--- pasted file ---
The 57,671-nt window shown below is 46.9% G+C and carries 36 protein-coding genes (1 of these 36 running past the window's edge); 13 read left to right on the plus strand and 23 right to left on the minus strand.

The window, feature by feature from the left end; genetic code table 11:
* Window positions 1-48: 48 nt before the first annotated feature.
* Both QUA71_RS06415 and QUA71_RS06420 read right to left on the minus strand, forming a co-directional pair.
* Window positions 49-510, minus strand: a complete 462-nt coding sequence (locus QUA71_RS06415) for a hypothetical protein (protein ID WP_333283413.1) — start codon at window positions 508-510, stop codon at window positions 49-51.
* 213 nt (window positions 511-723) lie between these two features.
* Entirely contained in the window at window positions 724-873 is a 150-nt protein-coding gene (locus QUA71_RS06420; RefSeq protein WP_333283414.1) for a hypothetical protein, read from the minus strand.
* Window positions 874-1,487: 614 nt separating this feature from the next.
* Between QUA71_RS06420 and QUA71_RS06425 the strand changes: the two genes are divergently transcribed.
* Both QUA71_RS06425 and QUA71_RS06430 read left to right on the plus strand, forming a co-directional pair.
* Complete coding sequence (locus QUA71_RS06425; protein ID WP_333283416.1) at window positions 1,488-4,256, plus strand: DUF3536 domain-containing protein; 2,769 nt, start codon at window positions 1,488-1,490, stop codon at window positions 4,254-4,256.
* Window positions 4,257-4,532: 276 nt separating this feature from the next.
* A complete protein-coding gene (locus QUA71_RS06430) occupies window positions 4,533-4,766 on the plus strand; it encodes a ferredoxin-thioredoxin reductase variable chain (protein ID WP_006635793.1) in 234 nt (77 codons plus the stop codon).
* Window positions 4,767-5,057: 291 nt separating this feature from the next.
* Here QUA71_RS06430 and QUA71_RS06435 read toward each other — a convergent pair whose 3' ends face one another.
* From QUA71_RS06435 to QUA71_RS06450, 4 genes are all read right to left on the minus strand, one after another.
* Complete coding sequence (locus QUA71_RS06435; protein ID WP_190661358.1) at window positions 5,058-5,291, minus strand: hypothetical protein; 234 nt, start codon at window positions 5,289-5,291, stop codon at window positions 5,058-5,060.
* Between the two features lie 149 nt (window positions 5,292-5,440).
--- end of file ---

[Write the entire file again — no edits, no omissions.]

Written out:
The 57,671-nt window shown below is 46.9% G+C and carries 36 protein-coding genes (1 of these 36 running past the window's edge); 13 read left to right on the plus strand and 23 right to left on the minus strand.

The window, feature by feature from the left end; genetic code table 11:
* Window positions 1-48: 48 nt before the first annotated feature.
* Both QUA71_RS06415 and QUA71_RS06420 read right to left on the minus strand, forming a co-directional pair.
* Window positions 49-510, minus strand: a complete 462-nt coding sequence (locus QUA71_RS06415) for a hypothetical protein (protein ID WP_333283413.1) — start codon at window positions 508-510, stop codon at window positions 49-51.
* 213 nt (window positions 511-723) lie between these two features.
* Entirely contained in the window at window positions 724-873 is a 150-nt protein-coding gene (locus QUA71_RS06420; RefSeq protein WP_333283414.1) for a hypothetical protein, read from the minus strand.
* Window positions 874-1,487: 614 nt separating this feature from the next.
* Between QUA71_RS06420 and QUA71_RS06425 the strand changes: the two genes are divergently transcribed.
* Both QUA71_RS06425 and QUA71_RS06430 read left to right on the plus strand, forming a co-directional pair.
* Complete coding sequence (locus QUA71_RS06425; protein ID WP_333283416.1) at window positions 1,488-4,256, plus strand: DUF3536 domain-containing protein; 2,769 nt, start codon at window positions 1,488-1,490, stop codon at window positions 4,254-4,256.
* Window positions 4,257-4,532: 276 nt separating this feature from the next.
* A complete protein-coding gene (locus QUA71_RS06430) occupies window positions 4,533-4,766 on the plus strand; it encodes a ferredoxin-thioredoxin reductase variable chain (protein ID WP_006635793.1) in 234 nt (77 codons plus the stop codon).
* Window positions 4,767-5,057: 291 nt separating this feature from the next.
* Here QUA71_RS06430 and QUA71_RS06435 read toward each other — a convergent pair whose 3' ends face one another.
* From QUA71_RS06435 to QUA71_RS06450, 4 genes are all read right to left on the minus strand, one after another.
* Complete coding sequence (locus QUA71_RS06435; protein ID WP_190661358.1) at window positions 5,058-5,291, minus strand: hypothetical protein; 234 nt, start codon at window positions 5,289-5,291, stop codon at window positions 5,058-5,060.
* Between the two features lie 149 nt (window positions 5,292-5,440).